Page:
Diamonds in Colorado! The State Line Kimberlite District, Colorado & Wyoming, USA 

   While small compared to the great diamond-bearing kimberlite pipes of the African continent or more recent discoveries in northern Canada, Colorado is nonetheless endowed with a relatively substantial kimberlite district, many of which contain diamonds. With a history of exploration spanning a mere ~45 years, the Stateline District of northern Colorado and adjacent southeastern Wyoming is an exciting target for future diamond exploration, as well as a window for petrologists into the lower crust and mantle beneath the Wyoming craton province. Gem-quality diamonds up to 28.3 carats have been found in the Stateline District, most notably from the Kelsey Lake Mine, a cluster of 8 diamondiforous pipes near the Wyoming border and the only deposits in the Stateline District to have achieved commercial diamond production. (Rocktalk Vol. 3 #2, 1999).  Additionally, near flawless stones up to 14+ carats have been found at several other nearby deposits, valued at up to $350,000 each in modern terms (The Business Report, 2000). While most kimberlite pipes in the Stateline District do contain diamonds, relatively few of those tested were shown to be of economic diamond grade. However, diamond grades of up to 100 carats/100 tons of kimberlite (1 carat/ton) were found in several pipes, which is considered competitive with larger deposits in countries such as Russia and Australia (McCallum & Waldman, 1991).

While diamond exploration has only occurred in the Stateline District since the early 1970’s, in this brief time there have been instances of helicopters carrying field geologists narrowly escaping gunfire from armed cowboys, speeding oil tycoons en-route from Denver International Airport to the new ‘diamond fields of Colorado’, and ex-military guards with Kalashnikov’s roaming the scrubby pine forests of far Northern Colorado (Krajik, 2001). However, when it comes to the timeless allure and obsession with diamonds, one perhaps should expect no less.

Introduction and Geologic Overview

The Stateline Kimberlite District is hosted within the Archean age (~2.7 Ga) Wyoming Craton (Figure 1.), and is the largest concentration of kimberlite and lamproite pipes in the United States (Hausel, 1998). As of 2003, more than 15,000 carats of diamond have been recovered in the District, placing it ahead of Murfreesboro, Arkansas as the most productive diamond district in the United States (Coopersmith et al. 2003). Diamonds from Colorado are typically sharp to rounded octahdra, occasionally showing cubo-octahedral modifications, and are generally white to clear, though fine canary-yellow to brown stones have also rarely been found (Hausel, 2010). Many Colorado diamond crystals show fascinating resorption pattens, etched faces, and triangular facets, often telling of the conditions they were formed in (Falk, 1992). The Wyoming Craton, part of the core of the ancient North American continent, covers a large portion of Colorado, Wyoming and adjacent states, but is only exposed over small areas, due to a thick cover of Paleozoic and younger age sediments which fill basins between these exposures (Houston et al., 1979). Within the Wyoming craton, the State Line Kimberlite district is hosted by the Green Mountain terrane, a slightly younger basement complex on the southern edge of the craton, consisting of 1.9-1.6 Ga gneisses and schist’s which are locally intruded by rocks of the 1.4 Ga ‘A-Type’ Sherman granite suite (Figure 1.) (Coopersmith et al. 2003).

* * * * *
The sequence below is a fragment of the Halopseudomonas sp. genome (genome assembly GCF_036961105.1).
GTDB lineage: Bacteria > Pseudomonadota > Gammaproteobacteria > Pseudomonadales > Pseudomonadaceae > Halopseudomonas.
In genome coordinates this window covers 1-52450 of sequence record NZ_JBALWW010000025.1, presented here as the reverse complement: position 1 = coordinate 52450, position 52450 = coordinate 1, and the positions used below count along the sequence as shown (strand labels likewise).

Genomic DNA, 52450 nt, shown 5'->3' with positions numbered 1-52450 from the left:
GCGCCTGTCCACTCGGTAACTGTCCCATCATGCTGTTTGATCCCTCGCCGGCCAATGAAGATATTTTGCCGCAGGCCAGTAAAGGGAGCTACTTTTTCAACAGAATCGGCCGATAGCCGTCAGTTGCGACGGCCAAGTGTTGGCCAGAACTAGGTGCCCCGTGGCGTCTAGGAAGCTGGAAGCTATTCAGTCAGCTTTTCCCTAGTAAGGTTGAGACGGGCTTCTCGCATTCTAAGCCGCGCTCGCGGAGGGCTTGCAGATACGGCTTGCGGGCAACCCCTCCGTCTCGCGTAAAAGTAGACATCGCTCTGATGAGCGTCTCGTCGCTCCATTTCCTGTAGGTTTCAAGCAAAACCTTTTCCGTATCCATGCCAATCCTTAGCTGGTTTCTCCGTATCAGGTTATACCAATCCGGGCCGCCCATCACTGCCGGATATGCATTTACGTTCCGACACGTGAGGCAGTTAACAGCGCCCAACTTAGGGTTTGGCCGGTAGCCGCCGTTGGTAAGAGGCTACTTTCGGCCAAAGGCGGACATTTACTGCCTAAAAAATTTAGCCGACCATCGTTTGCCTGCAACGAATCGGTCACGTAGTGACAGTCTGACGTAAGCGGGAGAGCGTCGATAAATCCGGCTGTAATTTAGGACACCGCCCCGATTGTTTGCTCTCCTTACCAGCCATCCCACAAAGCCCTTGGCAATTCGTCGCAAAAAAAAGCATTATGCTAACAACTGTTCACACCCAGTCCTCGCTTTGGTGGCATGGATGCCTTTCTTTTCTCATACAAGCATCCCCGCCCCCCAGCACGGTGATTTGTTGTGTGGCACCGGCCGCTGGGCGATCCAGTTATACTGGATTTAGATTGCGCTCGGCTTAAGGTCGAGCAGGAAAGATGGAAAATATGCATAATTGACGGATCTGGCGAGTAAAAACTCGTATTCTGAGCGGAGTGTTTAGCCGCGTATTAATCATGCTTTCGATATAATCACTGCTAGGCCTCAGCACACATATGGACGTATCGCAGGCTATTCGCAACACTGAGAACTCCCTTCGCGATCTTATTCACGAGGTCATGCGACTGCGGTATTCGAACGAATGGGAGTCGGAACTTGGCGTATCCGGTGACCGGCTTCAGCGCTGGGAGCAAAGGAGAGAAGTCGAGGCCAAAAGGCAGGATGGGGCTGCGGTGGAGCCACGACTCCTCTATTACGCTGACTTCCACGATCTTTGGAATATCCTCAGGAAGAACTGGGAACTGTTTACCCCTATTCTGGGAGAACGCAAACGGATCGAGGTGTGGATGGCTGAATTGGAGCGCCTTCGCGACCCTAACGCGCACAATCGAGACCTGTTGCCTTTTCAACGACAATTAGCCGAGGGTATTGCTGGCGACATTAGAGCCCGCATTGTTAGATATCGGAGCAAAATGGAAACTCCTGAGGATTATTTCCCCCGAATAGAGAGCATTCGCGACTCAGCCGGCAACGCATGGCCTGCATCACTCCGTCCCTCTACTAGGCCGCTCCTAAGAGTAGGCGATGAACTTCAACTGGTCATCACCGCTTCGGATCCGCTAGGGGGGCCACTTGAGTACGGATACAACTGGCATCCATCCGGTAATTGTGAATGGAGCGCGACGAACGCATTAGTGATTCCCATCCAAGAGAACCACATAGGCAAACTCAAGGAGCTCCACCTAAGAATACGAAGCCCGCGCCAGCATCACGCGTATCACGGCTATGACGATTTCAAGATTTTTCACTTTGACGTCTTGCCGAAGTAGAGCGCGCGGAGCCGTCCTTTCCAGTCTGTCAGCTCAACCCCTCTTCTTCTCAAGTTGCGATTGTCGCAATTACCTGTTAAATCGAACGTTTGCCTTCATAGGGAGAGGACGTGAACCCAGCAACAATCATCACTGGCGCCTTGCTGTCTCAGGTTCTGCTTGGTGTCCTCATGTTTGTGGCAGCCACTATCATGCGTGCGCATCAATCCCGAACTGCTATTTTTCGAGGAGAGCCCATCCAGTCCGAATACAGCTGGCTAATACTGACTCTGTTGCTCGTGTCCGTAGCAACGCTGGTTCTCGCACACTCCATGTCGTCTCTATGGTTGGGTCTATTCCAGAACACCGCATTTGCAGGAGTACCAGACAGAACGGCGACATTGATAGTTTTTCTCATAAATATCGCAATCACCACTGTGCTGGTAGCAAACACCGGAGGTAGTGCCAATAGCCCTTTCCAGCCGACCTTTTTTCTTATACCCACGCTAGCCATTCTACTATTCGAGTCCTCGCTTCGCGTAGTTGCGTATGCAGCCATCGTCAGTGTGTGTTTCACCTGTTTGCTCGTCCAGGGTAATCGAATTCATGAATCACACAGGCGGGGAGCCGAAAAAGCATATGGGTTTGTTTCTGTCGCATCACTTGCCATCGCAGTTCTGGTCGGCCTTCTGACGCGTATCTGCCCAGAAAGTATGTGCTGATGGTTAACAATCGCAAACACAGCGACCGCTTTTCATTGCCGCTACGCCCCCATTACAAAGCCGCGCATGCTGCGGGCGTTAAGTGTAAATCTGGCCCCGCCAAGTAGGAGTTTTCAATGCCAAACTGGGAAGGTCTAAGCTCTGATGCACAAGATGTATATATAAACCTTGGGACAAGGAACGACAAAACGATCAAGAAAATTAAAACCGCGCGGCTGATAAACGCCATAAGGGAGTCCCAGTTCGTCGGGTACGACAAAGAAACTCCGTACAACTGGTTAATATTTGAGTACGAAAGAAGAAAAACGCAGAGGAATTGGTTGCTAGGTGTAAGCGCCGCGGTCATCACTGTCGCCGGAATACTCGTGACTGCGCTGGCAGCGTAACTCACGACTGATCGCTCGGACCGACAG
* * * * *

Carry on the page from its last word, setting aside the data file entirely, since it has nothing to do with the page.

The Kimberlites and associated diatremes (pipe-like volcanic intrusions which sometimes host diamonds) have been dated most recently by Carlson et al. (2004) and Lester et al. (2001) as having a relatively broad temporal spectrum, ranging from ~380 Ma for the Sloan kimberlites to 620-640 Ma for the Chicken Park pipes. This broad age range is inferred to represent intermittent faulting and zones of deep-seated structural weakness within the evolution of the interface between the Wyoming Craton and the younger Proterozoic Yavapai province to the south, which allowed diamond-bearing kimberlites to erupt to the surface (Carlson et al. 2004).

Figure 1.) Colorado Diamonds, both rough and faceted. Brownish Octahedron on the right is 3.5 carats. (Photo by Tom Hunn/Colorado Geological Survey)

Figure 2.)  Geologic Overview of the Stateline Kimberlite District, with Diamond-Bearing pipes shown (From Lester et al. 2001).